Northern Virginia officials predict power shift from rural areas

By Fredrick Kunkle
Washington Post Staff Writer
Tuesday, March 16, 2010; B01

Now that the General Assembly's annual session has concluded, many Northern Virginia public officials assessing its impact on the region agree at least on one thing: It could have been worse.

And it's almost certainly going to be better after the next U.S. Census.

At least that's the hope of many Northern Virginia officials, who expect that the regional balance of power in Richmond will finally tilt from its rural counties to its more urban and suburban areas.

Faced with a $4 billion budget gap this year, lawmakers demonstrated an almost monomaniacal focus on money, or the lack of it. That heightened regional tensions, especially over a key school-funding formula known as the Local Composite Index that became the single most critical issue for Northern Virginia lawmakers.

Republicans and Democrats in Northern Virginia fought to reverse a proposal by outgoing Gov. Timothy M. Kaine (D) to freeze the formula, known as the LCI. The index, which measures an area's wealth and its ability to fund its own schools, showed that the recession had diminished Northern Virginia's fortunes enough that it deserved more money for schools.

Under Kaine's proposal to freeze the formula at earlier levels, however, Northern Virginia's school divisions stood to lose $138 million, with Fairfax County alone reduced by $61.2 million. His proposal would have helped 97 school divisions with a total $114.6 million in funding while depriving 40 districts of $143.8 million.

The campaign to unfreeze the school-funding formula brought together Northern Virginia's business community, educators, PTAs and homeowners associations, along with lawmakers from both parties. Some Republicans joined Democrats in threatening to vote against the entire budget unless the freeze was undone.

"When we got here and found the governor's freezing of the LCI, it was not only a disaster, it was a disaster of monumental proportions," said Del. David B. Albo (R-Fairfax).

At mid-session, however, Gov. Robert F. McDonnell (R) agreed to unfreeze the LCI, eliciting sighs of relief across Northern Virginia.

"I'd say on the education side, I think the news is way better than we thought it would be in the beginning," said Fairfax County Board of Supervisors Chairman Sharon Bulova (D).

But this, too, was a mixed bag. In agreeing to unfreeze the school-funding formula, McDonnell also pushed to hold harmless all the districts whose funding would suffer under the newly adjusted funding formula -- giving them for one year the same amount of money they would have received if the formula had not been unfrozen. Northern Virginia officials say his decision to cushion the blow for other districts shortchanged under the new school funding formula means that there will $174 million less in the state budget that could have helped Northern Virginia in other ways.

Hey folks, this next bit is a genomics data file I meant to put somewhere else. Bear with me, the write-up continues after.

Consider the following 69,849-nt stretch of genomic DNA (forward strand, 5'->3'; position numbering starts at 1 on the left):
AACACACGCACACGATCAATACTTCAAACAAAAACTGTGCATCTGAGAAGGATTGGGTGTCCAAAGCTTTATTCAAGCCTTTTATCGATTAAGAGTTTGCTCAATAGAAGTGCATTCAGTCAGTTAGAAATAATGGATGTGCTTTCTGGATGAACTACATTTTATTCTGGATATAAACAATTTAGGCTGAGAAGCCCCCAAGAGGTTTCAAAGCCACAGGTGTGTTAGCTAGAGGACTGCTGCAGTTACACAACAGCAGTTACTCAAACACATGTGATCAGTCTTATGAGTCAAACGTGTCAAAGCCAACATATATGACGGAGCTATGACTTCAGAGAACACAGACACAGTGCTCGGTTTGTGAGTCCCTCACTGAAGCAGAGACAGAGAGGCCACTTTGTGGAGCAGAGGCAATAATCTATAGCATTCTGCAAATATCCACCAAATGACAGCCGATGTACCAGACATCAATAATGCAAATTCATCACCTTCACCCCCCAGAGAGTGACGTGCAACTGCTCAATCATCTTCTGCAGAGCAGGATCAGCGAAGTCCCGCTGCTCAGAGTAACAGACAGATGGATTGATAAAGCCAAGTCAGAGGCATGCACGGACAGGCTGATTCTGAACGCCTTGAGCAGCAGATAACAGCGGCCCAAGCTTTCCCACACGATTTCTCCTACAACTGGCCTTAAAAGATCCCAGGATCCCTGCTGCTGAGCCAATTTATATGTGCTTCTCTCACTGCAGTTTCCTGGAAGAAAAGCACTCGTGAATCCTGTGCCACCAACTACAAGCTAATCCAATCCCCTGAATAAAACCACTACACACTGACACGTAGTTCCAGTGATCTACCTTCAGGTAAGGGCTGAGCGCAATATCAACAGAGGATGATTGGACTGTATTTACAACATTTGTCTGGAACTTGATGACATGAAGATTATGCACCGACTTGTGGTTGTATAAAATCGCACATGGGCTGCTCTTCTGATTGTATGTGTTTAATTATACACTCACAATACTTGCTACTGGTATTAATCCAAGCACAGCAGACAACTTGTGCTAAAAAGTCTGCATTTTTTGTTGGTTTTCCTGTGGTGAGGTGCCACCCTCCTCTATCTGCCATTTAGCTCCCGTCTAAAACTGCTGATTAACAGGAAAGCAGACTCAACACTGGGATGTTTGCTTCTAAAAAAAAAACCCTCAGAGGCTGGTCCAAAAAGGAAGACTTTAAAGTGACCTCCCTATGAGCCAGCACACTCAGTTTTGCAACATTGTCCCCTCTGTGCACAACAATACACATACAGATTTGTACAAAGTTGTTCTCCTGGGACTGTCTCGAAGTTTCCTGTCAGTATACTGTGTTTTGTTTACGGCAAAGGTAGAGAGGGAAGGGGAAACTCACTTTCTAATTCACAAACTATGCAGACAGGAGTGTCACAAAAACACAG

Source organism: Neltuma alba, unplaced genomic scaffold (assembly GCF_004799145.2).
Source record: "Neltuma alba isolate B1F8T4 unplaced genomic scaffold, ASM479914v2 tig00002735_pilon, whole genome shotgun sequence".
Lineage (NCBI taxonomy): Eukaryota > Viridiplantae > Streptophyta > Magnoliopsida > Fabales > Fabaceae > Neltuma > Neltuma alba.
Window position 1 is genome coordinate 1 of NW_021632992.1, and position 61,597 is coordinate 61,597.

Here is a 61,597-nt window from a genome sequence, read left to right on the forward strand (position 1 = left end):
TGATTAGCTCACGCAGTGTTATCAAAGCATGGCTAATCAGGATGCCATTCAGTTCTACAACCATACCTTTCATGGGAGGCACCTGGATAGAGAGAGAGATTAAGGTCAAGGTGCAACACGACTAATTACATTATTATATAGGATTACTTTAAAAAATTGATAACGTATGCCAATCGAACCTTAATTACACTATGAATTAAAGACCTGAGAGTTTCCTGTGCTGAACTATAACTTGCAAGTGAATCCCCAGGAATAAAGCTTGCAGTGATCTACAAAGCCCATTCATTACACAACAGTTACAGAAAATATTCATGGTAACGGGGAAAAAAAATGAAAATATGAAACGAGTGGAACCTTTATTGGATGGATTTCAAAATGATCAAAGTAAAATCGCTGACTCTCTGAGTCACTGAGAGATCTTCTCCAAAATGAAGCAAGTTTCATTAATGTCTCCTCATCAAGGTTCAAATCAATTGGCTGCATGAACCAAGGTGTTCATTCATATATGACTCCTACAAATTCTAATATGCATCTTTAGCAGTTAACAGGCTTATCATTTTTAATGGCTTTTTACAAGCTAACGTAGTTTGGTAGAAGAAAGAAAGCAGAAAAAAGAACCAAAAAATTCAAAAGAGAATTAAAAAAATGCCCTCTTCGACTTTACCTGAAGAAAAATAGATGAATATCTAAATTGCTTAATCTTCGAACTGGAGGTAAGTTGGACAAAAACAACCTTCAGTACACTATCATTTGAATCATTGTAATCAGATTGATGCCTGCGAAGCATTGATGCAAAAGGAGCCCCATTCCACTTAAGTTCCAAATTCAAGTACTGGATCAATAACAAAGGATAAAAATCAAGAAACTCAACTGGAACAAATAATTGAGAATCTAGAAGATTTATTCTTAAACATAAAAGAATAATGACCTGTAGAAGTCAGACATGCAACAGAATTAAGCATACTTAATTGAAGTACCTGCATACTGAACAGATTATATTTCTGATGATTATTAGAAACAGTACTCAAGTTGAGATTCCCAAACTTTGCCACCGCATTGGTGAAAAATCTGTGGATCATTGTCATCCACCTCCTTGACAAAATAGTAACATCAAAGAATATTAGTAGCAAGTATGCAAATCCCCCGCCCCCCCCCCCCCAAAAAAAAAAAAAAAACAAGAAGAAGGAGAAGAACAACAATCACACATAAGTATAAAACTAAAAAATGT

"That's less money for us because we're not being held harmless," said Sen. J. Chapman "Chap" Petersen (D-Fairfax).

The state's budget also cut generalized financial support to localities by $120 million over the two-year budget cycle, which could result in a reduction of as much as $15 million for Fairfax, Bulova said.

Transportation, one of the issues that most bedevils Northern Virginia, received scant attention. "Nothing meaningful got done that I could see," Petersen said.

The Senate, for example, approved a modest attempt to boost the fuels tax by pegging it to increases in fuel-efficiency standards. The idea was to counter the fact that better miles-per-gallon ratings translate into fewer tax dollars at the pump. But that bill, sponsored by Sen. Emmet W. Hanger Jr. (R-Augusta) was tabled by the House Finance Committee until next session. And, the budget approved on Sunday cuts about $40 million over two years in competitive grants for transit projects, Bulova said.

Although McDonnell has told lawmakers that he might call a special session of the General Assembly to address transportation needs, Petersen said he wondered whether it would be able to accomplish much in the current environment. "Until the anti-tax crowd steps back and shows some flexibility, there's no point in a special session."

Some Northern Virginia lawmakers were also busy fending off efforts to restrict local governments' taxing authority. Others battled moves to give builders more leeway over a local government's authority to control new development. Attempts to shift the transportation formulas more heavily in Northern Virginia's favor also failed.

But several Northern Virginia lawmakers and officials say they see change in the offing.

After more than a century of domination by Virginia's rural interests, dramatic demographic changes will force the redistribution of political muscle to the urban-suburban Northern Virginia and Hampton Roads regions that power the state economically, several officials said. This could have big impacts on educational, transportation and other funding formulas whose importance seemed even larger during a 61-day session focused on balancing the budget by cutting spending without raising taxes.

"What you're seeing to a great extent is kind of the last gasp of the Virginia of the 20th century," said Del. Robert H. Brink (D-Arlington). "We're going to have a census and we're going to have redistricting next year, and what it's going to show is a major shift toward the urban, suburban and exurban portions of the state and away from the rural Virginia of the past."

Staff writer Rosalind S. Helderman contributed to this report.

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